While much of the new capacity will be taken by solar power, wind energy will also benefit. "The Green Corridor project should allow a dramatic expansion of wind power," said Steve Sawyer, secretary general of the Global Wind Energy Council (GWEC).
The project promises two new high-voltage transmission lines and upgrades to three existing lines, and to build a new substation and enlarge two others. Work has already started and, although some impact studies still need to be carried out, is slated for completion in 2018.
Jordan's National Electric Power Company (Nepco), which is managing the project, said it should increase grid capacity by more than 2GW by 2020.
The project will allow power generated in the wind-rich south to be carried north to the main population centres around the capital, Amman. This will give the green light to more than 300MW of consented wind projects held up for lack of capacity, including 98MW at Al Fujeij and 82MW at Al Rajef, both in the southern Ma'an governate.
It will also enable the government to launch a third call for projects under the "direct proposal" system, the details and timing of which have yet to be announced.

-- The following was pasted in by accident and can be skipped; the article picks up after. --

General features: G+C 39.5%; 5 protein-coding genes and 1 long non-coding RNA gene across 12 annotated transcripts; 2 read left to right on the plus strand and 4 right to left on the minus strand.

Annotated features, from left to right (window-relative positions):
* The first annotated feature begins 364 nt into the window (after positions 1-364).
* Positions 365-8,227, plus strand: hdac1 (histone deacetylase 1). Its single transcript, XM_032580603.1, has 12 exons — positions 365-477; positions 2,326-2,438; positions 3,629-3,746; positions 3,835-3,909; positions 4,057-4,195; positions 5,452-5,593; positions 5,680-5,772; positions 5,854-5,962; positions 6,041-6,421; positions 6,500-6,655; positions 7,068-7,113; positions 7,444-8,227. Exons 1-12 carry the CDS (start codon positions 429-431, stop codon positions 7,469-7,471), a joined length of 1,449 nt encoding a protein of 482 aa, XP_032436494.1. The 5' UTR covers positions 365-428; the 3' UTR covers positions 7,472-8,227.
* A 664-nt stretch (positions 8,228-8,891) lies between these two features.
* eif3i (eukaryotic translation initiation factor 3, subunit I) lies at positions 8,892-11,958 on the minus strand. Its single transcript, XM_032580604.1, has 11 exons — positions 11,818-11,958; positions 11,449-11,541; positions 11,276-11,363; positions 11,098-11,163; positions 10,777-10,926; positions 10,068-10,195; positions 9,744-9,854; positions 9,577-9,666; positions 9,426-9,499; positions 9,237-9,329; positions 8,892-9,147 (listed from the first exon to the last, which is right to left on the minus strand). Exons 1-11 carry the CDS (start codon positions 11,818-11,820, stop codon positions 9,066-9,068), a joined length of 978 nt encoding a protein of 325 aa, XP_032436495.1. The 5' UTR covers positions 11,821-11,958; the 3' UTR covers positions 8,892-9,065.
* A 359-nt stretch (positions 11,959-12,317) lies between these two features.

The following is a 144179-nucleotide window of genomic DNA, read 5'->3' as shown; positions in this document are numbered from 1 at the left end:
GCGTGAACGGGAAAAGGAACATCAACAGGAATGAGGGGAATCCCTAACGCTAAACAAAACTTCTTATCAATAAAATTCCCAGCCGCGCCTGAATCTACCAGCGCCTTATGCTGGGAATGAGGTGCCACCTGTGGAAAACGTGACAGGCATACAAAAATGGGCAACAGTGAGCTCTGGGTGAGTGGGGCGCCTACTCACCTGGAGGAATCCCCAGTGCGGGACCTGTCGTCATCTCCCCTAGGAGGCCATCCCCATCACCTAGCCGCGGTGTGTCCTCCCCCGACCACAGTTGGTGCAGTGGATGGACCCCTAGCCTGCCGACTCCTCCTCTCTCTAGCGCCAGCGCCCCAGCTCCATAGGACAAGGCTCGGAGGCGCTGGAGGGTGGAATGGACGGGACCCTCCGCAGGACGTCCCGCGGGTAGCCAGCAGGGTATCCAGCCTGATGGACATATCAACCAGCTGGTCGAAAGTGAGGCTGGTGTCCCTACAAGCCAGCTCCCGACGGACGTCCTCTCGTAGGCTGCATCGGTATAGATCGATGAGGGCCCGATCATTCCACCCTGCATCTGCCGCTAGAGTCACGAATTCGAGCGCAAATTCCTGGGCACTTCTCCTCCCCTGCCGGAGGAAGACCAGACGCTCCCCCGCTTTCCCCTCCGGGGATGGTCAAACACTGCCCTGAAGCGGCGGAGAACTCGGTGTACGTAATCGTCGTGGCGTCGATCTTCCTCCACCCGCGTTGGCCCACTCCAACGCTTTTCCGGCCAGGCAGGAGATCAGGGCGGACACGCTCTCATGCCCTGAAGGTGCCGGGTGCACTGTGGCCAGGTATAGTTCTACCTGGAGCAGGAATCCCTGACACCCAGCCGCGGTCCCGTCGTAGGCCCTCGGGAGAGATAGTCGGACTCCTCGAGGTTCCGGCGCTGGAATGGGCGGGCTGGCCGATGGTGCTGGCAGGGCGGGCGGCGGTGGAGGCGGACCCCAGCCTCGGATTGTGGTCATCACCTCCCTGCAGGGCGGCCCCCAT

The majority of funding for the Green Corridor project is coming from Europe. The European Investment Bank (EIB) will provide a loan of €87.5 million, the French Development Agency €29.6 million, and the EU's Neighbourhood Investment Facility a grant of €17.35 million. Nepco will stump up the remaining €11.65 million.
For countries outside the EU, the EIB has a mandate from the European Commission to support economic growth and stability. The grid project could help refugees in the camps along Jordan's northern borders with Syria and Iraq.
"Energy independence and stable prices will help ensure political and economic stability, which means fewer refugees," Sawyer agreed. And, of course, the hope is that some of the orders will go to Europe, with Vestas already tipped to supply Al Fujeij and Gamesa Al Rajef.